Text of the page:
Researchers Are Teaching Robots to Share the Sidewalk With Pedestrians


Okay, so here’s a quick recap of the latest advancements in robotics. We have our popular Spot and Atlas robots from Boston Dynamics, which know how to parkour, dance, do household chores, detect radiations, inspect high-voltage facilities, and so much more.

Then there’s Digit, the strange-looking humanoid developed by Agile Robotics, which was made for work, being able to carry objects of different sizes and weights, on various types of surfaces. It can even climb stairs.

Cassie is another great example of bipedal machines that can do human-specific activities. Created by researchers at the Oregon State University, the robot completed a 5K run in 53 minutes.

And now we have a new bot on the block, nicknamed AlienGo. This one is the brainchild of researchers at the Georgia Institute of Technology and Stanford University. The goal of the team is to teach robots how to operate autonomously in urban environments, so they can be used for applications such as deliveries, neighborhood patrol, and many other outdoor activities.

AlienGo is a quadruped robot that looks similar to Spot. AlienGo was programmed to follow a route plan generated by public map services. The robot had to avoid real-world obstacles such as people or certain objects while still remaining on the sidewalk.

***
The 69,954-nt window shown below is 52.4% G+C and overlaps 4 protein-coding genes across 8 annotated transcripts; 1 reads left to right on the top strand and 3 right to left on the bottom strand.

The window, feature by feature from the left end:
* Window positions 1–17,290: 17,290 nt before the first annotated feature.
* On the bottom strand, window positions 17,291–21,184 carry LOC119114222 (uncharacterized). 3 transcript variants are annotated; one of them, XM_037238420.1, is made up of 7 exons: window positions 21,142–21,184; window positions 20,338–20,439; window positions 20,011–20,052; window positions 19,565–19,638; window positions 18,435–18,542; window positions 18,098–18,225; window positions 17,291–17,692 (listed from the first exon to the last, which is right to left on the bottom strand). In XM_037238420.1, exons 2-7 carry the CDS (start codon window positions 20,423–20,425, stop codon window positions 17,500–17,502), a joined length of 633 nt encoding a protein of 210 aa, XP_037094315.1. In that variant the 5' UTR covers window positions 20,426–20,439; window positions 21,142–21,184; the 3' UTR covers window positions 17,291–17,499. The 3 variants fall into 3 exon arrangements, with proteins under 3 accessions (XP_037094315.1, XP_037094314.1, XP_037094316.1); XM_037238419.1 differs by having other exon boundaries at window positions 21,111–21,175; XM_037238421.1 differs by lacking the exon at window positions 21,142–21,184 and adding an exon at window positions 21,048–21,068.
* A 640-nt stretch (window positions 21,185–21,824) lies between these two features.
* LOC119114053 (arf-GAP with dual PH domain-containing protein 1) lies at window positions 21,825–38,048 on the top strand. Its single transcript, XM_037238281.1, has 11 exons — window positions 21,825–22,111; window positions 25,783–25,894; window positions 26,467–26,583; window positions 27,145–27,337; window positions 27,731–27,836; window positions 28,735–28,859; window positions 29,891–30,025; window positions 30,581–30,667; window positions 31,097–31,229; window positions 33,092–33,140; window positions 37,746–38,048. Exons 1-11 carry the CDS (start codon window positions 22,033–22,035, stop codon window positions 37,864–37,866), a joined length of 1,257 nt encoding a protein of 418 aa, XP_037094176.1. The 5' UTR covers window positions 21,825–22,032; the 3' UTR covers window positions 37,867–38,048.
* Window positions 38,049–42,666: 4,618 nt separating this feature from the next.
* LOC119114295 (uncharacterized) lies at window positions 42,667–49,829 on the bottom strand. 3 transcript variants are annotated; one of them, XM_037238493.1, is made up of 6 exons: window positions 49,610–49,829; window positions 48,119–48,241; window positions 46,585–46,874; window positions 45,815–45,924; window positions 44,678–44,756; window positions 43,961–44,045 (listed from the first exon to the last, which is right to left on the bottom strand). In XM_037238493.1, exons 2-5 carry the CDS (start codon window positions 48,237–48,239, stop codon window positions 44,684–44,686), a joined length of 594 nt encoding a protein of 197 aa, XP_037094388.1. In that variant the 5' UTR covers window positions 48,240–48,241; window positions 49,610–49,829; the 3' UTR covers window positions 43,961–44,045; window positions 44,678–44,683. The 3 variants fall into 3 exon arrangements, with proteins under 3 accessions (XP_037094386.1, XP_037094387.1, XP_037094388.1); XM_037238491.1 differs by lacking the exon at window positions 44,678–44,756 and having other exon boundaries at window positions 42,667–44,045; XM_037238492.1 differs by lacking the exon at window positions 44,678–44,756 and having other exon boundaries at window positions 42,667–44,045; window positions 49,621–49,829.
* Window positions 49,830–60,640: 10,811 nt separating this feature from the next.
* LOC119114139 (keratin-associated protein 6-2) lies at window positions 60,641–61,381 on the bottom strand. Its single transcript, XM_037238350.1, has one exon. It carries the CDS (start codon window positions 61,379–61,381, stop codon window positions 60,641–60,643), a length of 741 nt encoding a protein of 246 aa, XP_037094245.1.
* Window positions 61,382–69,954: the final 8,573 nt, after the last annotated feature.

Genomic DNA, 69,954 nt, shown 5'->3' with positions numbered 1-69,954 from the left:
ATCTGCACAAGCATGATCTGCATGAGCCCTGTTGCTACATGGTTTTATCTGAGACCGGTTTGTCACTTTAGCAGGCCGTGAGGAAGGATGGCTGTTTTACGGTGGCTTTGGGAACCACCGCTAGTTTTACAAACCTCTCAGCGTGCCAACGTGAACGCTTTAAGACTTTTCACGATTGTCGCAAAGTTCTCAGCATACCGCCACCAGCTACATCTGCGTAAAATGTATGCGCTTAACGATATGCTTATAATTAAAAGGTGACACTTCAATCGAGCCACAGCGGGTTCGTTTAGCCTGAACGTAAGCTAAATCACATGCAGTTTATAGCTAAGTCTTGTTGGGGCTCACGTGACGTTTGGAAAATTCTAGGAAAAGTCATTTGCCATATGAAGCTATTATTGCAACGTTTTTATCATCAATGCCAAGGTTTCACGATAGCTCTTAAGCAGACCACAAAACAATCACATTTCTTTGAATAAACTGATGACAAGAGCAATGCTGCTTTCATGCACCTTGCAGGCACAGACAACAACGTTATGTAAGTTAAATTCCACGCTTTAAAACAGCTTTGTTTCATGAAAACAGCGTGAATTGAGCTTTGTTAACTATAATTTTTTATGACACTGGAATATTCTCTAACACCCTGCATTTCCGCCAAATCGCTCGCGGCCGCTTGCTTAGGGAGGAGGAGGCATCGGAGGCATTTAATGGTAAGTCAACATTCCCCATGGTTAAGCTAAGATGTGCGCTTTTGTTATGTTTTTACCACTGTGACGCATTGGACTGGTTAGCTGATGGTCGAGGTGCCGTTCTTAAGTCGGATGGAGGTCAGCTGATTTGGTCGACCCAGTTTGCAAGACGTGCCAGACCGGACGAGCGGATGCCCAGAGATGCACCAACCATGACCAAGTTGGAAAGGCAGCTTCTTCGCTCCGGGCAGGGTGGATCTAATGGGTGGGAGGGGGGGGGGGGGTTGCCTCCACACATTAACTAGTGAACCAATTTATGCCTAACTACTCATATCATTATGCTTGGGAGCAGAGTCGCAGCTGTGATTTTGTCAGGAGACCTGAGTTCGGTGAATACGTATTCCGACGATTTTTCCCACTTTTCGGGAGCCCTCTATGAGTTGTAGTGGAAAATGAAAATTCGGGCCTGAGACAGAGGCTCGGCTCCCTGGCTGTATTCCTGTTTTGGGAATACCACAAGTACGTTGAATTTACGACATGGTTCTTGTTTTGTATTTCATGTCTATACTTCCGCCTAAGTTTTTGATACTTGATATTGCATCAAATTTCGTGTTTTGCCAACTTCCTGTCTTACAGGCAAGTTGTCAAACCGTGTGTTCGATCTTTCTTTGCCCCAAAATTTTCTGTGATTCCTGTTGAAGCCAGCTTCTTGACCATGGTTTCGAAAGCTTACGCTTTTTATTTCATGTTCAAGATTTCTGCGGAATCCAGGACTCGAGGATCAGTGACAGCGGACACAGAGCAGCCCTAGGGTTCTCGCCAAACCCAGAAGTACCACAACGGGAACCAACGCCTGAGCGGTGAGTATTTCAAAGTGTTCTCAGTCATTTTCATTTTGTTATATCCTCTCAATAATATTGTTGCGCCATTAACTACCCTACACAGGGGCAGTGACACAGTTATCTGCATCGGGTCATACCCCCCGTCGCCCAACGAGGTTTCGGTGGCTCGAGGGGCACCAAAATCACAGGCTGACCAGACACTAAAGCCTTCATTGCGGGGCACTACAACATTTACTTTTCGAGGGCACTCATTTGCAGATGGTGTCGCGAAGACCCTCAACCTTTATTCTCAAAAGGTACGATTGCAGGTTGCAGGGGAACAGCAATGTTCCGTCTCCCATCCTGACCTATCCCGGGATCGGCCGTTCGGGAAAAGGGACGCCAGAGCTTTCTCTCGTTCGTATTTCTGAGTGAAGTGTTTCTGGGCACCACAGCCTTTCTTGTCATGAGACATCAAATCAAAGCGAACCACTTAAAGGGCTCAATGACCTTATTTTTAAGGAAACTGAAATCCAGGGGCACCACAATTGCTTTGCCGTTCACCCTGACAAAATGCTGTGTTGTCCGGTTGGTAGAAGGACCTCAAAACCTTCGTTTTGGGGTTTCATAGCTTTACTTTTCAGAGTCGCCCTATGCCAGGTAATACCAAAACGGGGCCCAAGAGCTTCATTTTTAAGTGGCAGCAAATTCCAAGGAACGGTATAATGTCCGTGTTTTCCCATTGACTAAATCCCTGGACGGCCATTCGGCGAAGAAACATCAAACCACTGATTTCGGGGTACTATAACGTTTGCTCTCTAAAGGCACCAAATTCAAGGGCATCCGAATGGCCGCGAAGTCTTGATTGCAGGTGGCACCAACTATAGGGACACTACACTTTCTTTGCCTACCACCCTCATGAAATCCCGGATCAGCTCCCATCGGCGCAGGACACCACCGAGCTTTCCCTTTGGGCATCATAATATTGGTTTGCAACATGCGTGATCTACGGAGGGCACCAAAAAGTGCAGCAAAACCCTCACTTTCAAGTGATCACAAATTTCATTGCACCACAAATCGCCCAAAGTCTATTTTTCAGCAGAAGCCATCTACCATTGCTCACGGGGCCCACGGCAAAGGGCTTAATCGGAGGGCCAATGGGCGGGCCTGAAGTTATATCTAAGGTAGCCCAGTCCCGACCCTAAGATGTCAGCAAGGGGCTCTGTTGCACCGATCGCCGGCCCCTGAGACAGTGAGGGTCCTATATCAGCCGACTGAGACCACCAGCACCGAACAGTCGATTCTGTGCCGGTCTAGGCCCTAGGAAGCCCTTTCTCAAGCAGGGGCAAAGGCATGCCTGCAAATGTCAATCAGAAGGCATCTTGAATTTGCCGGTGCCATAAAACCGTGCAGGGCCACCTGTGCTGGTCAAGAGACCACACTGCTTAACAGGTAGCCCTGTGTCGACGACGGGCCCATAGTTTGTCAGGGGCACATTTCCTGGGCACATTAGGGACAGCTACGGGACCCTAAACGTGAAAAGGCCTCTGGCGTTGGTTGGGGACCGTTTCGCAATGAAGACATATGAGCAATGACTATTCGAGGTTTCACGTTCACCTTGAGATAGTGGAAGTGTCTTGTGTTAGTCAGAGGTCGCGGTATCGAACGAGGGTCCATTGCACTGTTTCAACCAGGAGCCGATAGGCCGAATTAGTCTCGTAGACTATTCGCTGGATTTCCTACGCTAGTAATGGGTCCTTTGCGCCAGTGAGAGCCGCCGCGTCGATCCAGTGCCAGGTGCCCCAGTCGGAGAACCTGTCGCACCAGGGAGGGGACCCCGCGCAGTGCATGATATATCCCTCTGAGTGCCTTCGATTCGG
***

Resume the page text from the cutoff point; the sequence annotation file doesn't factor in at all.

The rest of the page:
Researchers used a two-staged framework to achieve their goal, first training what they called a “teacher agent” in an abstract world using a simulator. After that, they applied the same behavior to the “student agent,” which only had access to realistic sensors and had to deal with a real outdoor environment. It all took place in Atlanta. AlienGo managed to walk for approximately 2 miles (3.2 km) with just a limited number of human interventions.

Giving that AlienGo had to cope with all the complexities of the real world just like a newborn, as it had never seen real-world sidewalk images during its training, the results were pretty impressive and encouraging. Researchers plan to continue their work and hope their method could be applied in the future to other robots as well, with the purpose of improving their ability to navigate.